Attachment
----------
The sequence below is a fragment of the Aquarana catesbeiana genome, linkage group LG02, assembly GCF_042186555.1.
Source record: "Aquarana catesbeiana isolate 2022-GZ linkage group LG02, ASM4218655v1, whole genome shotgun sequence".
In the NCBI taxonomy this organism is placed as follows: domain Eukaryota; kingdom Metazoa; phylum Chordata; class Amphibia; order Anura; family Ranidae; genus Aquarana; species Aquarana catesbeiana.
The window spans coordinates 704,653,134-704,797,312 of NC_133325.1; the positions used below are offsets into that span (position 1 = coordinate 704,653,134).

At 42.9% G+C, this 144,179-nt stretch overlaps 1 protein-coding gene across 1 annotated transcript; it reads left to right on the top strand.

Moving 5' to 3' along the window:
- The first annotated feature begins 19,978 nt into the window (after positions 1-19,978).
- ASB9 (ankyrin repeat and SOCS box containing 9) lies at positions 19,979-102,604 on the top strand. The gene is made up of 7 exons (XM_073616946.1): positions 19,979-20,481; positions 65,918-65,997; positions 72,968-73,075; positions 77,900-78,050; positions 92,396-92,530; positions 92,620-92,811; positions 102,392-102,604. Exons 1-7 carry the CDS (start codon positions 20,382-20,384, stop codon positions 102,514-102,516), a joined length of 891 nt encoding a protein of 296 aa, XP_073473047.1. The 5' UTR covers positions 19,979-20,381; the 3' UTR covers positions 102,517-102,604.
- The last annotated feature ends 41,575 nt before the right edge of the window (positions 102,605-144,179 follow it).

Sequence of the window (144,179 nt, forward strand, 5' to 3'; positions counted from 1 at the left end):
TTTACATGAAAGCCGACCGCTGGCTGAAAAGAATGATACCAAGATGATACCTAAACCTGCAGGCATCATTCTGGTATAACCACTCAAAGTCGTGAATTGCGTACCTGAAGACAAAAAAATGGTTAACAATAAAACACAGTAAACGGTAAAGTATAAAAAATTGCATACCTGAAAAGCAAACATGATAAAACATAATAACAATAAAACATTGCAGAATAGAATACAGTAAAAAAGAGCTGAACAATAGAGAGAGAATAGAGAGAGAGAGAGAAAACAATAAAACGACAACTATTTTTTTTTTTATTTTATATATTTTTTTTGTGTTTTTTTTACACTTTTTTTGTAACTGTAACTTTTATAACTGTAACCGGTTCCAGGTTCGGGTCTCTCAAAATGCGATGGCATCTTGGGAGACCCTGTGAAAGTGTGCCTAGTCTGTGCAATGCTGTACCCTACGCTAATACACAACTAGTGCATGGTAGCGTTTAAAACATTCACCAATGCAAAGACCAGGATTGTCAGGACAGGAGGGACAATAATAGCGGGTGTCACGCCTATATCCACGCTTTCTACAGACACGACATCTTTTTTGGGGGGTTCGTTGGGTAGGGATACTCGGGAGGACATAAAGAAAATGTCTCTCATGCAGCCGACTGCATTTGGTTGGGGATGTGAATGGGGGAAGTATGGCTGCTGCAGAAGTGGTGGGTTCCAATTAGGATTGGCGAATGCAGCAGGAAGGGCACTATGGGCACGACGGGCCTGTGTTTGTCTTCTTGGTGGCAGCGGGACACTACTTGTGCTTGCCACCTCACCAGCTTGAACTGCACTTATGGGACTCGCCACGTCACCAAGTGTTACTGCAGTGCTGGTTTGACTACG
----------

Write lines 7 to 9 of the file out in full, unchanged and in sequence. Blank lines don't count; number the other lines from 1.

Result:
- The first annotated feature begins 19,978 nt into the window (after positions 1-19,978).
- ASB9 (ankyrin repeat and SOCS box containing 9) lies at positions 19,979-102,604 on the top strand. The gene is made up of 7 exons (XM_073616946.1): positions 19,979-20,481; positions 65,918-65,997; positions 72,968-73,075; positions 77,900-78,050; positions 92,396-92,530; positions 92,620-92,811; positions 102,392-102,604. Exons 1-7 carry the CDS (start codon positions 20,382-20,384, stop codon positions 102,514-102,516), a joined length of 891 nt encoding a protein of 296 aa, XP_073473047.1. The 5' UTR covers positions 19,979-20,381; the 3' UTR covers positions 102,517-102,604.
- The last annotated feature ends 41,575 nt before the right edge of the window (positions 102,605-144,179 follow it).